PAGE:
Therefore, with whatever food you choose to feed your clownfish, it is important to feed them slowly in order to allow them sufficient time to feed from the water column as the food sinks down. 

When it comes to feeding schedules, the general rule of thumb is about 3-4 times a day if there are numerous juvenile clownfish, and about 1-2 times a day if you have a well-established adult population. 

In terms of food quantities, especially if you are mixing different kinds of food for your clownfish, you can try to follow the eyeball method. This means feeding your clownfish as much food as the size of their eyeball per day.

If you’re trying to feed new clownfish, allow them a few days to adjust to their new habitat and to the food you’re providing. Also, observe how fast they eat the different kinds of foods, and if there are any leftovers afterwards. 

This will help you gauge how much to feed them next time, and avoid overfeeding as it is unhealthy for your fish and can also decrease the water quality of your tank.

Special Dietary Considerations

Clownfish generally live for about 8 years in the wild and about 12 years in a safe environment, such as an aquarium. The diet that you choose to feed your clownfish will contribute to their health and longevity. There are numerous commercially available clownfish food that are nutritious, prevent diseases, and improve pigmentation. Some of these include; 

Reef Nutrition – Provides a selection of fresh foods and pellets that contain vitamins, minerals, color enhancers, and antioxidants.

Ocean Nutrition – Supplies slow-sinking nutritious fresh foods and flakes that give your clownfish more time to feed from the water column. 

Conclusion

Diet is a delicate factor to control and maintain when it comes to fish. Clownfish in particular are one of the less complex reef fishes in terms of feeding as they consume a variety of foods in the wild, with and without a host anemone, and thus also in an aquarium. From fish pellets to frozen fresh foods, Clownfish are flexible and not as picky as some other reef fish.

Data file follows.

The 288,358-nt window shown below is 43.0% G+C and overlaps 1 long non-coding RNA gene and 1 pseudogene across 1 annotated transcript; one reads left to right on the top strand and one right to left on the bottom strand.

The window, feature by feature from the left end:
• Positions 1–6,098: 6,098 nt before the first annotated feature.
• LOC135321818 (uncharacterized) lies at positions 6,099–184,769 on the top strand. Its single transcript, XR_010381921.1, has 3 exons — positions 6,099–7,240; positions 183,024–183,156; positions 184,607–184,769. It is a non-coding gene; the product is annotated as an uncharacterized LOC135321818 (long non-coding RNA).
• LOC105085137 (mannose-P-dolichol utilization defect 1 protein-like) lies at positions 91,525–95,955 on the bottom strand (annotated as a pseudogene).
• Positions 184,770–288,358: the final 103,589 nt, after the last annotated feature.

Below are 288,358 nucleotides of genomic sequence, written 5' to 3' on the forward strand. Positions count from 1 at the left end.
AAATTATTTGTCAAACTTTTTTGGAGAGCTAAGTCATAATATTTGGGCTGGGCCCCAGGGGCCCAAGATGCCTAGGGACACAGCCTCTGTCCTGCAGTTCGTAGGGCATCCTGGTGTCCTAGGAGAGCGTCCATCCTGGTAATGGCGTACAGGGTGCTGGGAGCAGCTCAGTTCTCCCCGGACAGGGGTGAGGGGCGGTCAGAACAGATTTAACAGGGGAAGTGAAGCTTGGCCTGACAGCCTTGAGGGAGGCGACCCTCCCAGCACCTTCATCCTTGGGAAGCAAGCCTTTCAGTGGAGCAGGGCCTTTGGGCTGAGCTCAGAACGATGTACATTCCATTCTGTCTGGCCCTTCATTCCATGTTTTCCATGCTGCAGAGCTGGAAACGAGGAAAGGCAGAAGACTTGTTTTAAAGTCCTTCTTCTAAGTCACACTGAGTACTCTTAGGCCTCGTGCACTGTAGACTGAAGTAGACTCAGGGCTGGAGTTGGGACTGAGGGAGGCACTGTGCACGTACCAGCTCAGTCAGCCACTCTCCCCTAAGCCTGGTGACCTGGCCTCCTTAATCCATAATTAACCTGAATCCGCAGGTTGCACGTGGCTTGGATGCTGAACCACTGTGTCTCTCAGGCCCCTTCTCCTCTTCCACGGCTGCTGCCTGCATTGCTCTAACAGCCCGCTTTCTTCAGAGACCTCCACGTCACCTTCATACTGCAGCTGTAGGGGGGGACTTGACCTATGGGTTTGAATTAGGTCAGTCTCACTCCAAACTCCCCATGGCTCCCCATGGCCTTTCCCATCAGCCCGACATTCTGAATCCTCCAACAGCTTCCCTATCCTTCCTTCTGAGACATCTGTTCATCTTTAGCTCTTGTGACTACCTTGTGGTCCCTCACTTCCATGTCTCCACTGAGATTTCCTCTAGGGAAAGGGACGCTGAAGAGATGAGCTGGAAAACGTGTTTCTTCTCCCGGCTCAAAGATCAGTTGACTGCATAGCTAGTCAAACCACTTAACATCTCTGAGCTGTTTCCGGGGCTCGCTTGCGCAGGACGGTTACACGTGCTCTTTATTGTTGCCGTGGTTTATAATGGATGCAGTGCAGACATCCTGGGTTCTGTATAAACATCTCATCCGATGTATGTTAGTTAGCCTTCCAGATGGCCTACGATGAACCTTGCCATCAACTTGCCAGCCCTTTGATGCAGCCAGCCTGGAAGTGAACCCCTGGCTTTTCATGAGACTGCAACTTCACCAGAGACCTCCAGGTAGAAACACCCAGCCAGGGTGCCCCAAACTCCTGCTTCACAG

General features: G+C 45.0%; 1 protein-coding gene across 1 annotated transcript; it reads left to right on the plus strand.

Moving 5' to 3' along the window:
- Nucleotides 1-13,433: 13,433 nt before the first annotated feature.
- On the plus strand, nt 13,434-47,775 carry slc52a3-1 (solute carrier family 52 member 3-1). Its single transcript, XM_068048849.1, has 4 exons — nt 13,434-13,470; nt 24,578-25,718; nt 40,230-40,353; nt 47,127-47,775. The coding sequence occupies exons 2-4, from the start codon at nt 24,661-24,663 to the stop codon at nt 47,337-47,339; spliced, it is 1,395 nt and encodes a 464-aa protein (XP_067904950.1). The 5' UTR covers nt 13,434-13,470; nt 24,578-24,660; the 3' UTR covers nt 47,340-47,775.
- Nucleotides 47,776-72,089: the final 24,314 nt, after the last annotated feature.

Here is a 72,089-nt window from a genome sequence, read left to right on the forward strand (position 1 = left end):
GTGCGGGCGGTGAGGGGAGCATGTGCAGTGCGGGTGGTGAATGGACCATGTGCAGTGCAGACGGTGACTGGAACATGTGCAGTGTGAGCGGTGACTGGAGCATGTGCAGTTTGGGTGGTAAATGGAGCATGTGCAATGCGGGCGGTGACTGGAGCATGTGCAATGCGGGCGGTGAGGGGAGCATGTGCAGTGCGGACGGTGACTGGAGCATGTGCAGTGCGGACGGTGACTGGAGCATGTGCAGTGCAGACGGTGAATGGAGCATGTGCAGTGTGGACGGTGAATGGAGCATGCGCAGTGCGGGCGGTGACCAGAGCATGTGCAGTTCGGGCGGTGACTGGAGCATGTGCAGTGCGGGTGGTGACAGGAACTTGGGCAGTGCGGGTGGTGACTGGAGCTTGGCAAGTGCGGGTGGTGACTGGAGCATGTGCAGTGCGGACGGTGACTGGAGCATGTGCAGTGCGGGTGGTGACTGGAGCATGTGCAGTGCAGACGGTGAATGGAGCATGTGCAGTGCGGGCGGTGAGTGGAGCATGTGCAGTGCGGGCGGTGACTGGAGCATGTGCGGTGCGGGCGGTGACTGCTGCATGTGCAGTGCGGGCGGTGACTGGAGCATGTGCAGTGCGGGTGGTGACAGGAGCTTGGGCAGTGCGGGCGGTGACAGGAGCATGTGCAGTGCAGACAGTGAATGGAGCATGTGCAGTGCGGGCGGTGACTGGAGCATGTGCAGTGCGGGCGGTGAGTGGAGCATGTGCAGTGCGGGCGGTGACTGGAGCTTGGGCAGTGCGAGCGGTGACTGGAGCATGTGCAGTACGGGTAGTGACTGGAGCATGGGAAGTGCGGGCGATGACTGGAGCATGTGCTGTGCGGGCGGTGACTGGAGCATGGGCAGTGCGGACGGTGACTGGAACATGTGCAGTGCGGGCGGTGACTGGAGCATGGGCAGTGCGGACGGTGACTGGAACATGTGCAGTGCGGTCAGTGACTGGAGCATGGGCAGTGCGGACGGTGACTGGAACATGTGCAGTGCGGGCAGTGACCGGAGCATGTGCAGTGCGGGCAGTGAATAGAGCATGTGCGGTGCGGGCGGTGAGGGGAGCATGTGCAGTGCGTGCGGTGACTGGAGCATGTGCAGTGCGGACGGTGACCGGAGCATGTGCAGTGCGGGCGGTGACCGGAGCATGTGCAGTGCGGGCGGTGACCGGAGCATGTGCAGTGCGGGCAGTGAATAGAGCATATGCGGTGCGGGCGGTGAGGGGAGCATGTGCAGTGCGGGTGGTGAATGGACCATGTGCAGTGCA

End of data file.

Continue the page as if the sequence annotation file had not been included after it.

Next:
Having said this, it is still important to pay attention to feeding times, quantities, and habits of your own clownfish in order to determine the best diet for them and ensure health and longevity. 

Responsible feeding practices amongst aquarium enthusiasts is vital if you are planning on ethically maintaining a healthy tank ecosystem.

Clownfish and Anemone
Clownfish and Anemone

FAQs

What kind of food do clownfish eat?

In the wild, zooplankton, worms, small crustaceans, algae and leftovers from the anemone. In a tank, small fish pellets/flakes, fresh or frozen mysis shrimp, brine shrimp, cyclops shrimp, algae tabs and occasionally nori sheets. 

Do clownfish eat other fish?

Yes, they will eat small minced fish if they are fed in a tank, but they will not kill and eat other clownfish.

Do clownfish eat anemones?

They might take a nibble from the tentacles if food is scarce, but this generally does not happen and should definitely not be a scenario in a tank environment.

Do clownfish eat their eggs?

Only when food is very scarce. However, as above, should not be the case in an aquarium.